It is an incredible honor to win this award since the Southern Regional Council and Lillian Smith, have had such an enormous impact on my growth as a citizen and my evolution as an historian. In fact, it is not an exaggeration to say that without both of them, I’m not sure I would have written this book. And I suppose that’s a really strange thing to say for a white northerner who was born decades after the civil rights movement.
Let me explain.
I was studying African American history at the University of Wisconsin in 1998 when I heard this wonderful show about the civil rights movement on NPR. I was completely transfixed by the vivid stories of the civil rights movement that the Southern Regional Council had captured in their program, Will the Circle Be Unbroken.
Anyway, that day’s episode was about the 1955 Montgomery bus boycott. But it was different from anything I’d ever heard before.
Like most people educated in our public school system, I believed that Rosa Parks started the boycott partly because her feet were tired.
But Joe Azbell, the former editor of the Montgomery Advertiser talked about Gertrude Perkins. “Gertrude Perkins is never mentioned in the history books,” Azbell said, “but she had as much to do with the bus boycott as anyone on earth.”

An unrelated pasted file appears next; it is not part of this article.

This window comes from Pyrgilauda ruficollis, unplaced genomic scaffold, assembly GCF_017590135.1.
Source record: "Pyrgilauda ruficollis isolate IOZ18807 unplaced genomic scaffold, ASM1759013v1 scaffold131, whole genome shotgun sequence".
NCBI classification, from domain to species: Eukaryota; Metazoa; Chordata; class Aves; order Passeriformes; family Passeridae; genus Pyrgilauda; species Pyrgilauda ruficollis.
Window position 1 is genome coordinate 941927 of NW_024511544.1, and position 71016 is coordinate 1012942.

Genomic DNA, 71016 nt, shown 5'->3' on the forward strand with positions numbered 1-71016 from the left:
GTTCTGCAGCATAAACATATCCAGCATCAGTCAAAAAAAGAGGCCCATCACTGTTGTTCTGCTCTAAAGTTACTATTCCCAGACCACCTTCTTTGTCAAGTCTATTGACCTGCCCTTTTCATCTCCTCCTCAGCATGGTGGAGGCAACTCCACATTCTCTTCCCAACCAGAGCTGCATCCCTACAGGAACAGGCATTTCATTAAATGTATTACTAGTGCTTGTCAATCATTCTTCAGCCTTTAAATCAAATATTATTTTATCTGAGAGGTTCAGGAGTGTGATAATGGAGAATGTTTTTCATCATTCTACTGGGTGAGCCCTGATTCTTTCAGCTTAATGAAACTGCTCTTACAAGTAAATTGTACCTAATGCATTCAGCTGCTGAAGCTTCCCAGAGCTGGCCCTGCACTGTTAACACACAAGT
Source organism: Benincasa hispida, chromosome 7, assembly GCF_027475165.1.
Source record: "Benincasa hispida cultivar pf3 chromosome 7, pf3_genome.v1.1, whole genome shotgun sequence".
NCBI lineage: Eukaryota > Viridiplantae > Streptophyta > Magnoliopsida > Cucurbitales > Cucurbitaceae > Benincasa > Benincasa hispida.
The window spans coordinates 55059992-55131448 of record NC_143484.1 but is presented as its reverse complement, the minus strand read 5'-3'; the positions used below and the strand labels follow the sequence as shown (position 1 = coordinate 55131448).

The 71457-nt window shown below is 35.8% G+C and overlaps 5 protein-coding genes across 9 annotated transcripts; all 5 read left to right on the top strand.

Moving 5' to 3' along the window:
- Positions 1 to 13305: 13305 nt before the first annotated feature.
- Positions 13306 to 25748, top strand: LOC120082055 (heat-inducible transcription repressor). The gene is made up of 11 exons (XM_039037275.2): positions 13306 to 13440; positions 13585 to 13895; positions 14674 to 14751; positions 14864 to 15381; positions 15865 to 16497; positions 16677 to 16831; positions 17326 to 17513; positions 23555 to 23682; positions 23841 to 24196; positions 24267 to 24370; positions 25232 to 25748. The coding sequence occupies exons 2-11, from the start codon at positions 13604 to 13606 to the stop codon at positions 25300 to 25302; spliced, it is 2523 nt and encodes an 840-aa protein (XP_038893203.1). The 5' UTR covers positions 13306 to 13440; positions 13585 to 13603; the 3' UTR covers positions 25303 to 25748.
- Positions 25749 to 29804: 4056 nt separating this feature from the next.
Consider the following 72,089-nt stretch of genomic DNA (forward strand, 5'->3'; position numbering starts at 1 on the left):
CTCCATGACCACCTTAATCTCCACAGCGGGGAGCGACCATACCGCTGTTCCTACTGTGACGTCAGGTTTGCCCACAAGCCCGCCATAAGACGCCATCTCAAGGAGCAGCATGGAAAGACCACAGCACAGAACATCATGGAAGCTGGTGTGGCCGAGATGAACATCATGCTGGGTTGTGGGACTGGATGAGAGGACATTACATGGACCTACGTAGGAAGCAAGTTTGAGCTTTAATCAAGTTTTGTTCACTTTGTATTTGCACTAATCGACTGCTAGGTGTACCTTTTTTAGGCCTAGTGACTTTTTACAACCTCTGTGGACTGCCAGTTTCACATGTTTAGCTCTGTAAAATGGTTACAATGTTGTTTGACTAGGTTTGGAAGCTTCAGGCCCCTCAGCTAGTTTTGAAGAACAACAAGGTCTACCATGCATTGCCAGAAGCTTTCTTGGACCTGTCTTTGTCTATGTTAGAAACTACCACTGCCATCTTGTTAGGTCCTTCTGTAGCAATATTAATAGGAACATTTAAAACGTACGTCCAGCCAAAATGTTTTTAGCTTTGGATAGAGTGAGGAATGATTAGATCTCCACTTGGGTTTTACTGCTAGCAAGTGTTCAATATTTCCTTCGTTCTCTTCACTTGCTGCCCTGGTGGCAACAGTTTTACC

Azbell’s statement confused me. Who was Gertrude Perkins? And what on earth did she have to do with the bus boycott?
That question took me about twelve years to answer fully. And the result is, of course, this book.
The short answer, though, is that in 1949, two white Montgomery police officers kidnapped Perkins, drove her outside town and raped her. Somehow she found the courage to report the crime to the police—perhaps the same men who assaulted her.
As a result of her bold testimony, African Americans in Montgomery rallied to her defense. NAACP activists, labor leaders and ministers formed an umbrella organization called the “Citizens Committee for Gertrude Perkins” and demanded an investigation and trial.
Their public protests lasted for over two months. As a result, they exposed the longstanding practice of white police officers sexually assaulting black women, forced a grand jury hearing and brought the city’s disparate black ministers together for the first time.
So what does this have to do with the 1955 bus boycott?
The 1955 boycott, often portrayed as the opening scene in the civil rights drama, was in many was the last act of the Montgomery movement. In fact, the bus boycott was the logical outgrowth of a decade of black women’s activism and a history of gendered political appeals to protect black women, like Gertrude Perkins, from sexualized violence and rape.
The kidnapping and rape of Gertrude Perkins was hardly unusual in the segregated South. From slavery through the better part of the 20th century, white men abducted and assaulted black women with alarming regularity and often impunity.